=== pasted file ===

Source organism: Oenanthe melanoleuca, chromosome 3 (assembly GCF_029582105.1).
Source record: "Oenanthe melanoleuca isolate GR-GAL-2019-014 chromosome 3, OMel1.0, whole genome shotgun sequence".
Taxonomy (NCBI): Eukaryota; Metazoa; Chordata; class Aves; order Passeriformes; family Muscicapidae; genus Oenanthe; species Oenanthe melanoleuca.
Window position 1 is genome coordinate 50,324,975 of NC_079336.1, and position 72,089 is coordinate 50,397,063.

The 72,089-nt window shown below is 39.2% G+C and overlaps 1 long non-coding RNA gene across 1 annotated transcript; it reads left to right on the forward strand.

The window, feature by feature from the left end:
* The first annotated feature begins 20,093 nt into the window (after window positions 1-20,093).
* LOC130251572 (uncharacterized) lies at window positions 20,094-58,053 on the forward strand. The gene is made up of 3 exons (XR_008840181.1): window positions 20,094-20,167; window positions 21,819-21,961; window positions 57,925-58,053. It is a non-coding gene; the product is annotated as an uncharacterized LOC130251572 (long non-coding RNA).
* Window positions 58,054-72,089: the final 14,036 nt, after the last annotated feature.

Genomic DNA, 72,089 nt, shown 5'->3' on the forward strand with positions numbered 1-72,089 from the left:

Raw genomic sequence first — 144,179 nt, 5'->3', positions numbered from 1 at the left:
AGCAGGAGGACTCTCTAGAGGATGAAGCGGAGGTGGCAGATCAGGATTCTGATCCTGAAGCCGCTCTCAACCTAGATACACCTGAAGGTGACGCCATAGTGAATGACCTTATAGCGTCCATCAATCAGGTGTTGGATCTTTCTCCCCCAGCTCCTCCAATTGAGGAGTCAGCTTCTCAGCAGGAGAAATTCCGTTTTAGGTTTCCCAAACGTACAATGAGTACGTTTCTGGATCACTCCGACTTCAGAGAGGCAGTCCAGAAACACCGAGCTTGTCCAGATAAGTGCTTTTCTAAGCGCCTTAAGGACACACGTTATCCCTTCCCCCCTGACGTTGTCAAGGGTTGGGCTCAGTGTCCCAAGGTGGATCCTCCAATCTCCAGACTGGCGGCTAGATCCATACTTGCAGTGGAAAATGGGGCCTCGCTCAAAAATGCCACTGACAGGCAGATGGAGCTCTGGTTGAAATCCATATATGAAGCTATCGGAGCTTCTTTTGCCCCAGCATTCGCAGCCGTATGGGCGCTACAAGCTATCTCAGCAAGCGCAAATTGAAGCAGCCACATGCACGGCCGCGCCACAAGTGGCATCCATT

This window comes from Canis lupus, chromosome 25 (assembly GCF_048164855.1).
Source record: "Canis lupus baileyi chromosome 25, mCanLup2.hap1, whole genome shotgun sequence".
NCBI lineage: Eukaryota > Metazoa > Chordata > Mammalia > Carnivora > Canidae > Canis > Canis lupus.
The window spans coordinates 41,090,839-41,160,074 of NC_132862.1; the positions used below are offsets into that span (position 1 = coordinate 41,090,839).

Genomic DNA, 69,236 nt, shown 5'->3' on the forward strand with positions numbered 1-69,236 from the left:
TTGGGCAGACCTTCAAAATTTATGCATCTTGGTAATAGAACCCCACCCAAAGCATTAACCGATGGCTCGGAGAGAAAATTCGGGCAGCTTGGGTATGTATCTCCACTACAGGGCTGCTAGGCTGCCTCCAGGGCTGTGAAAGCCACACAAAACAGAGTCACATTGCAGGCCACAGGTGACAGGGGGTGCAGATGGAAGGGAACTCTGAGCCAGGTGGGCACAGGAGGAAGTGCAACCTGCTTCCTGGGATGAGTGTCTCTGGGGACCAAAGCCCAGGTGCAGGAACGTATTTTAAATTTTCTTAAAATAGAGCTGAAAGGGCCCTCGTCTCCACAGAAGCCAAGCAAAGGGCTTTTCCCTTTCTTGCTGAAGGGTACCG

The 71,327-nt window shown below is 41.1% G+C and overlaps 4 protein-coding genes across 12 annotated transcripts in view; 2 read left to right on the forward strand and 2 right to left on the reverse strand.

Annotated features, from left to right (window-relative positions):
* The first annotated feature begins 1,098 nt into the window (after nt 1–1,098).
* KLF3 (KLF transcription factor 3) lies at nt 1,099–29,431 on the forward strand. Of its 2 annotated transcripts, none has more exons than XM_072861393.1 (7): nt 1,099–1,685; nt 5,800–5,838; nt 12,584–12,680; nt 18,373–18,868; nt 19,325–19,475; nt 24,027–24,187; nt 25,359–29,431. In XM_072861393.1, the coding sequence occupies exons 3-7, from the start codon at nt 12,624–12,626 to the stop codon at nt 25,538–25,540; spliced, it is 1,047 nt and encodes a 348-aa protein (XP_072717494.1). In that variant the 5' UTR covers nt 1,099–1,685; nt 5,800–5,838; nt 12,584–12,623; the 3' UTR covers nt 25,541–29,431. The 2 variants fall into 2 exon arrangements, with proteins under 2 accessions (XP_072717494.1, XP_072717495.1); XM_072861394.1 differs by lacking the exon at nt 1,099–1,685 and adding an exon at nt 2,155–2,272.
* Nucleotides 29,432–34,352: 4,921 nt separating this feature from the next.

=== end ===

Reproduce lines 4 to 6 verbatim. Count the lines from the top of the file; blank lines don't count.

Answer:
Window position 1 is genome coordinate 50,324,975 of NC_079336.1, and position 72,089 is coordinate 50,397,063.

The 72,089-nt window shown below is 39.2% G+C and overlaps 1 long non-coding RNA gene across 1 annotated transcript; it reads left to right on the forward strand.

The window, feature by feature from the left end: